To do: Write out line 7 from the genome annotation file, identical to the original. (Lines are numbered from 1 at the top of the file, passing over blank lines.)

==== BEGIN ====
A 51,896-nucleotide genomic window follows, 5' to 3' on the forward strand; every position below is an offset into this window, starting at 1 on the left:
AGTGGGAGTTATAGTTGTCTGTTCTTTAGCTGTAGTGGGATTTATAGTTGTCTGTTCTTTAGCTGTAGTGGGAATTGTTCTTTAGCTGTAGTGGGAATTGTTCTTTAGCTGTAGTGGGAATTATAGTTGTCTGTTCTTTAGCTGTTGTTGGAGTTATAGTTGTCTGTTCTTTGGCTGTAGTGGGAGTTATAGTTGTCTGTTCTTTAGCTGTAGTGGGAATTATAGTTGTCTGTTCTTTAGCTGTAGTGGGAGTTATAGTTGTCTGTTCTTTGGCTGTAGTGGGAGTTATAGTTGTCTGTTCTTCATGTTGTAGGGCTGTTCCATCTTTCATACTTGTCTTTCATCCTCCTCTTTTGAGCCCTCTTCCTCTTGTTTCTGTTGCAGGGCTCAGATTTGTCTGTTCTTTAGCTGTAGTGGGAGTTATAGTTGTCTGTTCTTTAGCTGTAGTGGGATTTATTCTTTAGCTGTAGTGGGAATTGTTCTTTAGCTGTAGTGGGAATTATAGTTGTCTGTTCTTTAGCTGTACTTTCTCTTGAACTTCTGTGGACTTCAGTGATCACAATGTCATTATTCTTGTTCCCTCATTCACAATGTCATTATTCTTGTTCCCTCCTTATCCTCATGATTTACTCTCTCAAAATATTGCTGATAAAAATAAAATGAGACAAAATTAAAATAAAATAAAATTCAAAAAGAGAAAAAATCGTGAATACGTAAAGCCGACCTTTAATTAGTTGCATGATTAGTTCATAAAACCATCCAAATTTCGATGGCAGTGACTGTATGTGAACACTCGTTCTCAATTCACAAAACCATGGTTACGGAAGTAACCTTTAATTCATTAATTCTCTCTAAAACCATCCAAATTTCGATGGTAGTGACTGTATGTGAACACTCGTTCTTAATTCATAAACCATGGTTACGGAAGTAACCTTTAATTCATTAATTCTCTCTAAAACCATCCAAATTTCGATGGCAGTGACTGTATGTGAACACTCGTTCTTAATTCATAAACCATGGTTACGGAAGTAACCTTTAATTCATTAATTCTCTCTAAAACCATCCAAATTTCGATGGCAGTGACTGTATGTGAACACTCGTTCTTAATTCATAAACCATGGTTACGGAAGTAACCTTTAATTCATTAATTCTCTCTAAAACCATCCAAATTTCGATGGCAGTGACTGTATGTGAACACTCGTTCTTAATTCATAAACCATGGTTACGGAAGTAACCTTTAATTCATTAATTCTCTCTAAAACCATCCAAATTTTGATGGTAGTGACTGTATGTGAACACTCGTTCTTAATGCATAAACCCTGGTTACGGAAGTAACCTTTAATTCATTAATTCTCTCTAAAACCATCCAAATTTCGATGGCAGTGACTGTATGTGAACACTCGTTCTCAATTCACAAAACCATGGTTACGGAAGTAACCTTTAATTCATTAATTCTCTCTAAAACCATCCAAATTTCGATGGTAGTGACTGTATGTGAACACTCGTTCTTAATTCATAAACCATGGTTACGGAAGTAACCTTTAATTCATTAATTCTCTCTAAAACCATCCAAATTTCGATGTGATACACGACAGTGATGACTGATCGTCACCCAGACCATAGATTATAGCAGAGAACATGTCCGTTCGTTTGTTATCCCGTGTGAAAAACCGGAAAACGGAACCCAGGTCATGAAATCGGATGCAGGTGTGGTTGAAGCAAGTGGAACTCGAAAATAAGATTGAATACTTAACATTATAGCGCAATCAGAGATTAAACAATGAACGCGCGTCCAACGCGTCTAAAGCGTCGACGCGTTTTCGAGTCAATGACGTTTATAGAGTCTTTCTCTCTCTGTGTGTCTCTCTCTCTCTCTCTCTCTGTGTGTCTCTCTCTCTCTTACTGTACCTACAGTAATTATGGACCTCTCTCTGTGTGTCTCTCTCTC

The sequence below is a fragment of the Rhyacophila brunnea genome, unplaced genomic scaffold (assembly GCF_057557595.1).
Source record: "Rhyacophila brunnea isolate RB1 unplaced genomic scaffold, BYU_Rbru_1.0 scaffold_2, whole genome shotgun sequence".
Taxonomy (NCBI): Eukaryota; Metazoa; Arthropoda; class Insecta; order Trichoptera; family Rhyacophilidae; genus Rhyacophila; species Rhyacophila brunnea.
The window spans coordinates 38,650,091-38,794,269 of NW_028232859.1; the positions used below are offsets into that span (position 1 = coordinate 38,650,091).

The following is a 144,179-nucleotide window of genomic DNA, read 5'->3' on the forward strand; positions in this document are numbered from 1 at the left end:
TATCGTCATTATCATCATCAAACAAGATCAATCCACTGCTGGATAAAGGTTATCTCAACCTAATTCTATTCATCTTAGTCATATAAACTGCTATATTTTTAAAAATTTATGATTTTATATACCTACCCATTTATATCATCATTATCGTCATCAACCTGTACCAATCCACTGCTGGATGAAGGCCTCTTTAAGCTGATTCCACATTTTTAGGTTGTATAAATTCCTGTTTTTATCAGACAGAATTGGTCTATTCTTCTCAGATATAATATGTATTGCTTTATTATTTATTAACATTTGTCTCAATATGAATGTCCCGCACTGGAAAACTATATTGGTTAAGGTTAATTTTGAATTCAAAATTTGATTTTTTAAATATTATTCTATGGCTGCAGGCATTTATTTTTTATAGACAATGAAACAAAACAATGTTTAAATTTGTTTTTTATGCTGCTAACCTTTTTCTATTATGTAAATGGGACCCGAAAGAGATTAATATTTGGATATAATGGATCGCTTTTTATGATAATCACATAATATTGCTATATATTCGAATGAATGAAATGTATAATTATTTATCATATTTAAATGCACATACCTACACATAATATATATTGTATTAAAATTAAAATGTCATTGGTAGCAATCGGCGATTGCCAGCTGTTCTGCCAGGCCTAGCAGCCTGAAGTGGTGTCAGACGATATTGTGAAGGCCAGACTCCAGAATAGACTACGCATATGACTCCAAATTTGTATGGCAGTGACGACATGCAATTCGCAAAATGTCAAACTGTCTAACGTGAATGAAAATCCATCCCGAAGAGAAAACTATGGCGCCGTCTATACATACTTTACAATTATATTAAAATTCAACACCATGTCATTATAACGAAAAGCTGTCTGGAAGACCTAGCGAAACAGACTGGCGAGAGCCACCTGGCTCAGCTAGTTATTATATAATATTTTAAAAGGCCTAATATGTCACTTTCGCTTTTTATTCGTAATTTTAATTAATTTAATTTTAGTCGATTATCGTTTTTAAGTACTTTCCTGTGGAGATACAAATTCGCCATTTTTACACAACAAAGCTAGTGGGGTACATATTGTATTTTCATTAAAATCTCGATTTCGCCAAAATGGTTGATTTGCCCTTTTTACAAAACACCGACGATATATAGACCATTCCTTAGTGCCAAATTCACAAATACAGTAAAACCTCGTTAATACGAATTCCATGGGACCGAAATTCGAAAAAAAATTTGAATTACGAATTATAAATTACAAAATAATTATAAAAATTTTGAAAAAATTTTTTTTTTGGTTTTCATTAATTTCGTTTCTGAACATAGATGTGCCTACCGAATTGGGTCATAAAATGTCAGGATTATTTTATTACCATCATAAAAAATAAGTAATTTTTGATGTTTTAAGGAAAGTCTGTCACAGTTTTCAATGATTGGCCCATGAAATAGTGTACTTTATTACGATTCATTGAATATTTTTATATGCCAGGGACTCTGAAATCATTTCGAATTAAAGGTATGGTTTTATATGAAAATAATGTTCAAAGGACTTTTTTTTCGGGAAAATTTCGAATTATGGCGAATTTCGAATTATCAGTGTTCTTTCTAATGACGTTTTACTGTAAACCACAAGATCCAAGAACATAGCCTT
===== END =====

The following is a 144,179-nucleotide window of genomic DNA, read 5'->3' on the forward strand; positions in this document are numbered from 1 at the left end: